I was re-reminded today that "plaque verses" need not remain merely plaque verses. In some circles I've been a part of John 3:16 was the plaque verse. Other it's been Romans 3:23 or Isaiah 40:31. Though I wouldn't quite call Micah 6:8 a plaque verse quite yet it was very quickly headed in that general direction when I realized a couple of weeks ago that I don't think I have ever read the entirety of the book of Micah from beginning to end. I have heard sermons on Micah chapter 6, heard Micah 5:2 quoted at Christmas time, but I had never taken the time to look at the context from which those passages are so often quoted. And so a couple of weeks ago as I and a friend were bemoaning this fact together, we decided to read through the whole book of Micah a couple of times and then discuss it.
The first read through was a little discouraging. It took me until the next to the last verse of chapter 1 to say, "ooo, that I've heard of!" Even then it was only a one liner, "...the glory of Israel shall come to Adullam". But that one line helped me put the previous 15 verses into the proper context. All those places and settings, people and events were integral parts of Israel's history, their story leading up to the point of their redemption and their being set apart as a remnant. Adullam sent me back to the story of David, his exile and flight from Saul whose passion and drive in life was to see David dead. From there I stumbled across the story of David who after becoming king sought out members of Saul's household not to retaliate but to whom he could show mercy for his friend Jonathan's sake. There was one, Mephibosheth, son of Jonathan who remained of Saul's house. He had been crippled since the age of five after his nurse dropped him as they fled the city at the news of Saul and Jonathan's deaths. This man, this cripple, was the remnant of a former age, a past allegiance, an old friendship, and David wanted to make sure that mercy was extended to the man that had gone from greatness in family status to utter obscurity due to his grandfather's mistakes. David ended up altogether adopting Mephibosheth, "So Mephibosheth ate at David's table, like one of the king's sons." (II Samuel 9:11)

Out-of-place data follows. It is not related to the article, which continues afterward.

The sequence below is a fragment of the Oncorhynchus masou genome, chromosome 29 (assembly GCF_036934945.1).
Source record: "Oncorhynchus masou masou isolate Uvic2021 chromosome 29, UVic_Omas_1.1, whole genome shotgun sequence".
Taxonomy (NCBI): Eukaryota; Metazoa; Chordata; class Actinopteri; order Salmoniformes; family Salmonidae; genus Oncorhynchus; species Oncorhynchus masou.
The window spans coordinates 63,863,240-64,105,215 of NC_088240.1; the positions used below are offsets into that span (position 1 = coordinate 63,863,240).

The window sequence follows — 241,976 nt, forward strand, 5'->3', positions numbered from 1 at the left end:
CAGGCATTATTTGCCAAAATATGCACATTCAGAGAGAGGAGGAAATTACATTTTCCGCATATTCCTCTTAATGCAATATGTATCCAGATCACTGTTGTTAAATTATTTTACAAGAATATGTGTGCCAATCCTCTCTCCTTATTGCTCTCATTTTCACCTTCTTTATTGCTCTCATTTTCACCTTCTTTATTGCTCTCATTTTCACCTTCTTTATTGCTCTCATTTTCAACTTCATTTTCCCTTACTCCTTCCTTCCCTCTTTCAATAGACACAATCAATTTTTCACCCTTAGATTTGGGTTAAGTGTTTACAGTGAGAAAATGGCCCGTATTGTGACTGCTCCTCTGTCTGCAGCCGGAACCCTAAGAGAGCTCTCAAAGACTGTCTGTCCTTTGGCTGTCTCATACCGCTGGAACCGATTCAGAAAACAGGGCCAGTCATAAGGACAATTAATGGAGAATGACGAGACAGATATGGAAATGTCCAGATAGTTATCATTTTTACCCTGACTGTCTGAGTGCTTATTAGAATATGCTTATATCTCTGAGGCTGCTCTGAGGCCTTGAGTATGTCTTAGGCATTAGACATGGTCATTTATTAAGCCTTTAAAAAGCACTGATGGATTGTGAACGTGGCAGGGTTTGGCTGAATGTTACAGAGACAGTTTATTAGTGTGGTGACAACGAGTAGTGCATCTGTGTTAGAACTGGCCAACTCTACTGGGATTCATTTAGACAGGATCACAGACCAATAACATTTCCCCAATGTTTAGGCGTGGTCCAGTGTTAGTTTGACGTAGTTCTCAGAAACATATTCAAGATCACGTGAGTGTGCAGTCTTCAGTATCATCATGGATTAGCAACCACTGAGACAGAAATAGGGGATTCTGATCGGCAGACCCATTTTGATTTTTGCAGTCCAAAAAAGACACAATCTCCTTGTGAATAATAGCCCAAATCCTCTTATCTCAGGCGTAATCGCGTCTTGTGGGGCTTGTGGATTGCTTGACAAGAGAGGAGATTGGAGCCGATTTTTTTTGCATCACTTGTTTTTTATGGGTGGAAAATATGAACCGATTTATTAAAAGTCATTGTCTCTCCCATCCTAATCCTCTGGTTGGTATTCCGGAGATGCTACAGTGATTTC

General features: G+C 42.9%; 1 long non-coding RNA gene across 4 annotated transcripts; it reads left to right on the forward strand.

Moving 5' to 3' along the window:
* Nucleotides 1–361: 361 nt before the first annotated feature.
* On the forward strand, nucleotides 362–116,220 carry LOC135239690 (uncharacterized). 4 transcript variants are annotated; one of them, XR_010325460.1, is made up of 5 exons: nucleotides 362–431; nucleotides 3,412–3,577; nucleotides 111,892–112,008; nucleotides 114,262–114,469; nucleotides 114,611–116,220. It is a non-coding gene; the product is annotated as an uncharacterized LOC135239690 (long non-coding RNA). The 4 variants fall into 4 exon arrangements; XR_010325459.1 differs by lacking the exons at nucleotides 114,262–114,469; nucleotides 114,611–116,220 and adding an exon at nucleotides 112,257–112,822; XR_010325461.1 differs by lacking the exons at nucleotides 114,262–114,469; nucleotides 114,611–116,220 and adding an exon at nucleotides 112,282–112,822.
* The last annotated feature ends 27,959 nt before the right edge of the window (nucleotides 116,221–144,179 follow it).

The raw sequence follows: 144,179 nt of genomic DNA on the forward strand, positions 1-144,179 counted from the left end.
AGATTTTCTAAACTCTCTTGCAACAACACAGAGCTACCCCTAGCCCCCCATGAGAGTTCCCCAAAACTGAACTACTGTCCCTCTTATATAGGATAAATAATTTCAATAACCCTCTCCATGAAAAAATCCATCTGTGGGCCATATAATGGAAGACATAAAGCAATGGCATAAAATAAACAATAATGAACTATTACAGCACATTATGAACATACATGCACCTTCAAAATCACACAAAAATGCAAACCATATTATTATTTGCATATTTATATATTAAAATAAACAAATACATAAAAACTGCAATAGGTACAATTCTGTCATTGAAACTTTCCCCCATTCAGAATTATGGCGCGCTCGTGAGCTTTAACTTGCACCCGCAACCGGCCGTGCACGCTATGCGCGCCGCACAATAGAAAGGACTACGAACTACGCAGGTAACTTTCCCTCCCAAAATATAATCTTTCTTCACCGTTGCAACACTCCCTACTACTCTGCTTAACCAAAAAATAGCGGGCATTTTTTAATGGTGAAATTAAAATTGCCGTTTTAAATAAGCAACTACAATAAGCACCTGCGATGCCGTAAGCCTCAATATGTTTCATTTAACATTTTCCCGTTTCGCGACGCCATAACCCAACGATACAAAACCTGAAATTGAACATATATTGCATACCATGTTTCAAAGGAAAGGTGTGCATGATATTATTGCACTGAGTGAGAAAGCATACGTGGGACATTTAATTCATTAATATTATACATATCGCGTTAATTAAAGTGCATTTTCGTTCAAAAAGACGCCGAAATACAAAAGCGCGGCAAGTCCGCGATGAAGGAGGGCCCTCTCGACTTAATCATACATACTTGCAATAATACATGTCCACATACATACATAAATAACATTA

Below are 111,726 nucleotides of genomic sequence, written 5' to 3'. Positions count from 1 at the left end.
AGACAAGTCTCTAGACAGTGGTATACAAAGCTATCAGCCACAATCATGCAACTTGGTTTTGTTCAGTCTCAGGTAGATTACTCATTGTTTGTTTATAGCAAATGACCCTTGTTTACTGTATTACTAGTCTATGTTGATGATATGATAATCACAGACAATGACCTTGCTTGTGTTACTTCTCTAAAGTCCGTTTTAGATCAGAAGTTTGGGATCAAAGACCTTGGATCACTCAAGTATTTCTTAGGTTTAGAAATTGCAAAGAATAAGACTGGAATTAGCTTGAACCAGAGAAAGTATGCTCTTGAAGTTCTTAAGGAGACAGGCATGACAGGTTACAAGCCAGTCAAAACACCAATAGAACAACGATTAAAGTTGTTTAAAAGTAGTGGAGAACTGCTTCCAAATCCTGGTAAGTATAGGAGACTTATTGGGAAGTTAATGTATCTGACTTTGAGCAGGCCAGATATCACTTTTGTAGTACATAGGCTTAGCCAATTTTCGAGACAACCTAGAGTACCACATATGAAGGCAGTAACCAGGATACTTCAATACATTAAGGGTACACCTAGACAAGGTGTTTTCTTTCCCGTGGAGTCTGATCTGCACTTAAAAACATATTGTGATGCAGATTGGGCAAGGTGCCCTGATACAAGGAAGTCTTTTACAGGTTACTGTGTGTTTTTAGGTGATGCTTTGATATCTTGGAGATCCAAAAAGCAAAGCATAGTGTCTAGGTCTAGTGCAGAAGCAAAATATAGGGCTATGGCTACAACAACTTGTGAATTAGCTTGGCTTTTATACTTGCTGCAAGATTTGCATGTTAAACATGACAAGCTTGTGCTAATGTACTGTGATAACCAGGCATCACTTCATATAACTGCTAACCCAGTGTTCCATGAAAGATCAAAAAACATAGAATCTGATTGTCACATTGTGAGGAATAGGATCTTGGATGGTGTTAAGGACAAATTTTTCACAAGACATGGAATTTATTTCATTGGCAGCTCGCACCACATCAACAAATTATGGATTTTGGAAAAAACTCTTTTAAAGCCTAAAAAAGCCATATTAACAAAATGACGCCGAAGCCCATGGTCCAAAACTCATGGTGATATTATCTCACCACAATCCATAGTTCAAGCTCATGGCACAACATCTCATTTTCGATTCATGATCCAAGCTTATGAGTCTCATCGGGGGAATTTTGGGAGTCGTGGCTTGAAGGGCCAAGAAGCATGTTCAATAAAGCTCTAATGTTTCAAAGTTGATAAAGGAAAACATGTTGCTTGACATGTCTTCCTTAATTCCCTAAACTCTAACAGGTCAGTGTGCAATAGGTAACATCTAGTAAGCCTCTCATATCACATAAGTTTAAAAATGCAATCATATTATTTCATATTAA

I will assemble the lame
and gather those who have been driven away
and those whom I have afflicted;
and the lame I will make the remnant,
and those who were cast off, a strong nation;
and the LORD will reign over them in Mount Zion
from this time forth and forevermore.
It thoroughly boggles my mind how every story really is just a small scale reenactment of The Story. The thread of redemption is woven through the tapestry of time. That thread of scarlet that links the mercy of a benevolent provider to the need of a desolate soul. The Story that constantly reminds us that it really is the least and the last who will be the first and the foremost. The Story that continually recalls the refrain "and this not of yourselves". Mercy truly is a gift for which we are utterly unable to boast.
who are too little to be among the clans of Judah...
It is to you who are too little, you who are crippled by the affects of the fall, you who have no right to eat at the King's table; to you who has been shown so great a mercy goes forth the call to go and do likewise. You, oh Christian, whose debt has been paid, whose sin has been atoned for, what doeth the Lord require of you...